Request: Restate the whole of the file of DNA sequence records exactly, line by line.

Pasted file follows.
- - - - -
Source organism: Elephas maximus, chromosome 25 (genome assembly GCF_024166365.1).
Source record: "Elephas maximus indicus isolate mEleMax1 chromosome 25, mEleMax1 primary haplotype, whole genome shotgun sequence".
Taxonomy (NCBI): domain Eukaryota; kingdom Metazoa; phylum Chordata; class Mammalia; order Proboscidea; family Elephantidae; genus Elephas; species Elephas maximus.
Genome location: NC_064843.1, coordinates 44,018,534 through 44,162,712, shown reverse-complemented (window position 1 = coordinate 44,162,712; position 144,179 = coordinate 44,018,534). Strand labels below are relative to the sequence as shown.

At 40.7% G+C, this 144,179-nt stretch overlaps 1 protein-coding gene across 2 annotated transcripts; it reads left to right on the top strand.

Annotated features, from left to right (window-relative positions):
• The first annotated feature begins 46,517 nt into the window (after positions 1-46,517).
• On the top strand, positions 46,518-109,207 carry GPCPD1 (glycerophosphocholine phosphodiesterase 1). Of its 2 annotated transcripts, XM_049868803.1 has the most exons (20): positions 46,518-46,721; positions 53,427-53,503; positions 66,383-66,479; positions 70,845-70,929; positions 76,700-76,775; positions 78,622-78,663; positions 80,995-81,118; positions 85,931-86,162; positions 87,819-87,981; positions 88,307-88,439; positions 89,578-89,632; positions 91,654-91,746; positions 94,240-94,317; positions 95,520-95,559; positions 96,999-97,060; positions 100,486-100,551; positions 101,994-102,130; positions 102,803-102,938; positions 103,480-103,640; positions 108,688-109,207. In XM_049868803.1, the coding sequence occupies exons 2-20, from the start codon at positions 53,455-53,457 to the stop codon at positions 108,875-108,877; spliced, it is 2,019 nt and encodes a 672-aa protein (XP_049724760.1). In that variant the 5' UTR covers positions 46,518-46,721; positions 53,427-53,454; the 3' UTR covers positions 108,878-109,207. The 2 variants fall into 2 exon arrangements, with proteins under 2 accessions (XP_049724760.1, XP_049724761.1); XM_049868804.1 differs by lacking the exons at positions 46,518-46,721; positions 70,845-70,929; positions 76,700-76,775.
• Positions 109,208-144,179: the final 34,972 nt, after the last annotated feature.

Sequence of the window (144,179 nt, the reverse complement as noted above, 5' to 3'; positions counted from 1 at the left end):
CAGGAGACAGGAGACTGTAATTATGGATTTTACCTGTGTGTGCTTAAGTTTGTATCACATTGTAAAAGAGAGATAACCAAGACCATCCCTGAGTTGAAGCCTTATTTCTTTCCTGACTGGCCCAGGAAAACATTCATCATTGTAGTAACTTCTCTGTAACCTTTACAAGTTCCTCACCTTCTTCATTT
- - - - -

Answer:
Source organism: Elephas maximus, chromosome 25 (genome assembly GCF_024166365.1).
Source record: "Elephas maximus indicus isolate mEleMax1 chromosome 25, mEleMax1 primary haplotype, whole genome shotgun sequence".
Taxonomy (NCBI): domain Eukaryota; kingdom Metazoa; phylum Chordata; class Mammalia; order Proboscidea; family Elephantidae; genus Elephas; species Elephas maximus.
Genome location: NC_064843.1, coordinates 44,018,534 through 44,162,712, shown reverse-complemented (window position 1 = coordinate 44,162,712; position 144,179 = coordinate 44,018,534). Strand labels below are relative to the sequence as shown.

At 40.7% G+C, this 144,179-nt stretch overlaps 1 protein-coding gene across 2 annotated transcripts; it reads left to right on the top strand.

Annotated features, from left to right (window-relative positions):
• The first annotated feature begins 46,517 nt into the window (after positions 1-46,517).
• On the top strand, positions 46,518-109,207 carry GPCPD1 (glycerophosphocholine phosphodiesterase 1). Of its 2 annotated transcripts, XM_049868803.1 has the most exons (20): positions 46,518-46,721; positions 53,427-53,503; positions 66,383-66,479; positions 70,845-70,929; positions 76,700-76,775; positions 78,622-78,663; positions 80,995-81,118; positions 85,931-86,162; positions 87,819-87,981; positions 88,307-88,439; positions 89,578-89,632; positions 91,654-91,746; positions 94,240-94,317; positions 95,520-95,559; positions 96,999-97,060; positions 100,486-100,551; positions 101,994-102,130; positions 102,803-102,938; positions 103,480-103,640; positions 108,688-109,207. In XM_049868803.1, the coding sequence occupies exons 2-20, from the start codon at positions 53,455-53,457 to the stop codon at positions 108,875-108,877; spliced, it is 2,019 nt and encodes a 672-aa protein (XP_049724760.1). In that variant the 5' UTR covers positions 46,518-46,721; positions 53,427-53,454; the 3' UTR covers positions 108,878-109,207. The 2 variants fall into 2 exon arrangements, with proteins under 2 accessions (XP_049724760.1, XP_049724761.1); XM_049868804.1 differs by lacking the exons at positions 46,518-46,721; positions 70,845-70,929; positions 76,700-76,775.
• Positions 109,208-144,179: the final 34,972 nt, after the last annotated feature.

Sequence of the window (144,179 nt, the reverse complement as noted above, 5' to 3'; positions counted from 1 at the left end):
CAGGAGACAGGAGACTGTAATTATGGATTTTACCTGTGTGTGCTTAAGTTTGTATCACATTGTAAAAGAGAGATAACCAAGACCATCCCTGAGTTGAAGCCTTATTTCTTTCCTGACTGGCCCAGGAAAACATTCATCATTGTAGTAACTTCTCTGTAACCTTTACAAGTTCCTCACCTTCTTCATTT